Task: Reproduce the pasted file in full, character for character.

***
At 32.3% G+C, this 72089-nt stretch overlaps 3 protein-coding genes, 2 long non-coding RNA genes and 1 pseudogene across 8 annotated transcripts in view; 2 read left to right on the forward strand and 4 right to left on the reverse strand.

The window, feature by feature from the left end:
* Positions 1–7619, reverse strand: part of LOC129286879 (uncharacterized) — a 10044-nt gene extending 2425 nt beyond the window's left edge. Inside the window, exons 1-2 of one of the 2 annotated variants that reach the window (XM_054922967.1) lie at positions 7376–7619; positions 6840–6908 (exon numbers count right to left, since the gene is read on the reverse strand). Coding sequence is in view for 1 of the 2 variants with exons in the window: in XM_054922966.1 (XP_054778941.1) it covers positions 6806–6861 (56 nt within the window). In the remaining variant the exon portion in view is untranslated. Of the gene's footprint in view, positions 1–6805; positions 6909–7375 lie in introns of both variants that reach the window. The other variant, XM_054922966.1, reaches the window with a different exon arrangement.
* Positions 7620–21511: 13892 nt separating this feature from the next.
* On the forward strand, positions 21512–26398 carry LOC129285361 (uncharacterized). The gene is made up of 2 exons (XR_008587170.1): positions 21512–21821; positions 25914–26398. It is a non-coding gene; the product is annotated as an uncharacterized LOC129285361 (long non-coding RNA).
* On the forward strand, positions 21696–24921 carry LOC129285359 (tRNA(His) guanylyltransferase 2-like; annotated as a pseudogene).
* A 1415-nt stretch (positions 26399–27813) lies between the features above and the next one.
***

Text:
At 32.3% G+C, this 72089-nt stretch overlaps 3 protein-coding genes, 2 long non-coding RNA genes and 1 pseudogene across 8 annotated transcripts in view; 2 read left to right on the forward strand and 4 right to left on the reverse strand.

The window, feature by feature from the left end:
* Positions 1–7619, reverse strand: part of LOC129286879 (uncharacterized) — a 10044-nt gene extending 2425 nt beyond the window's left edge. Inside the window, exons 1-2 of one of the 2 annotated variants that reach the window (XM_054922967.1) lie at positions 7376–7619; positions 6840–6908 (exon numbers count right to left, since the gene is read on the reverse strand). Coding sequence is in view for 1 of the 2 variants with exons in the window: in XM_054922966.1 (XP_054778941.1) it covers positions 6806–6861 (56 nt within the window). In the remaining variant the exon portion in view is untranslated. Of the gene's footprint in view, positions 1–6805; positions 6909–7375 lie in introns of both variants that reach the window. The other variant, XM_054922966.1, reaches the window with a different exon arrangement.
* Positions 7620–21511: 13892 nt separating this feature from the next.
* On the forward strand, positions 21512–26398 carry LOC129285361 (uncharacterized). The gene is made up of 2 exons (XR_008587170.1): positions 21512–21821; positions 25914–26398. It is a non-coding gene; the product is annotated as an uncharacterized LOC129285361 (long non-coding RNA).
* On the forward strand, positions 21696–24921 carry LOC129285359 (tRNA(His) guanylyltransferase 2-like; annotated as a pseudogene).
* A 1415-nt stretch (positions 26399–27813) lies between the features above and the next one.